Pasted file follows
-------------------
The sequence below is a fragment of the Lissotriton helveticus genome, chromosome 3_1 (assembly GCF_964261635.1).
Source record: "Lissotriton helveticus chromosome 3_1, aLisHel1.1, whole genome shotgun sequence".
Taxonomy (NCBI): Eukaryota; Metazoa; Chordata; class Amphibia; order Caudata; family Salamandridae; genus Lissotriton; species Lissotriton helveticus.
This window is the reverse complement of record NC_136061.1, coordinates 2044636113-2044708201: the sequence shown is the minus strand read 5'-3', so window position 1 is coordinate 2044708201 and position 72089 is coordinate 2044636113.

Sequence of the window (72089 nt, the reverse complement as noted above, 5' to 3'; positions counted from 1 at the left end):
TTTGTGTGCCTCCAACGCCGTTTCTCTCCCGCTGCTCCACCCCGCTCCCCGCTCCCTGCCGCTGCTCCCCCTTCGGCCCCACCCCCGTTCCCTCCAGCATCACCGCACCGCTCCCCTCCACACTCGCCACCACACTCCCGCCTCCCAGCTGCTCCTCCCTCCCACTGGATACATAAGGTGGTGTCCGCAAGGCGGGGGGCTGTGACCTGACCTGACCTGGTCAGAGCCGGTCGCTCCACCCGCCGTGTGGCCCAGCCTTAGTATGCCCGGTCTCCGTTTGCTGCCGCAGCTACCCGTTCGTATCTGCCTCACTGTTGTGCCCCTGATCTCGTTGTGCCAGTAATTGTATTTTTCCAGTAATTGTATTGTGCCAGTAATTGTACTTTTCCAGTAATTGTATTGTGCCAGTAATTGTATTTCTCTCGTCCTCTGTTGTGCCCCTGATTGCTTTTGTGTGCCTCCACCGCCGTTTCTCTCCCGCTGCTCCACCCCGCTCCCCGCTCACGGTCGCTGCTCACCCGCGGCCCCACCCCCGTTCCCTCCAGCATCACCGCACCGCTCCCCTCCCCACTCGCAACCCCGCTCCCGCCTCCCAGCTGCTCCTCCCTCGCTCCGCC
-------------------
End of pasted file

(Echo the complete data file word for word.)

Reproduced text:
The sequence below is a fragment of the Lissotriton helveticus genome, chromosome 3_1 (assembly GCF_964261635.1).
Source record: "Lissotriton helveticus chromosome 3_1, aLisHel1.1, whole genome shotgun sequence".
Taxonomy (NCBI): Eukaryota; Metazoa; Chordata; class Amphibia; order Caudata; family Salamandridae; genus Lissotriton; species Lissotriton helveticus.
This window is the reverse complement of record NC_136061.1, coordinates 2044636113-2044708201: the sequence shown is the minus strand read 5'-3', so window position 1 is coordinate 2044708201 and position 72089 is coordinate 2044636113.

Sequence of the window (72089 nt, the reverse complement as noted above, 5' to 3'; positions counted from 1 at the left end):
TTTGTGTGCCTCCAACGCCGTTTCTCTCCCGCTGCTCCACCCCGCTCCCCGCTCCCTGCCGCTGCTCCCCCTTCGGCCCCACCCCCGTTCCCTCCAGCATCACCGCACCGCTCCCCTCCACACTCGCCACCACACTCCCGCCTCCCAGCTGCTCCTCCCTCCCACTGGATACATAAGGTGGTGTCCGCAAGGCGGGGGGCTGTGACCTGACCTGACCTGGTCAGAGCCGGTCGCTCCACCCGCCGTGTGGCCCAGCCTTAGTATGCCCGGTCTCCGTTTGCTGCCGCAGCTACCCGTTCGTATCTGCCTCACTGTTGTGCCCCTGATCTCGTTGTGCCAGTAATTGTATTTTTCCAGTAATTGTATTGTGCCAGTAATTGTACTTTTCCAGTAATTGTATTGTGCCAGTAATTGTATTTCTCTCGTCCTCTGTTGTGCCCCTGATTGCTTTTGTGTGCCTCCACCGCCGTTTCTCTCCCGCTGCTCCACCCCGCTCCCCGCTCACGGTCGCTGCTCACCCGCGGCCCCACCCCCGTTCCCTCCAGCATCACCGCACCGCTCCCCTCCCCACTCGCAACCCCGCTCCCGCCTCCCAGCTGCTCCTCCCTCGCTCCGCC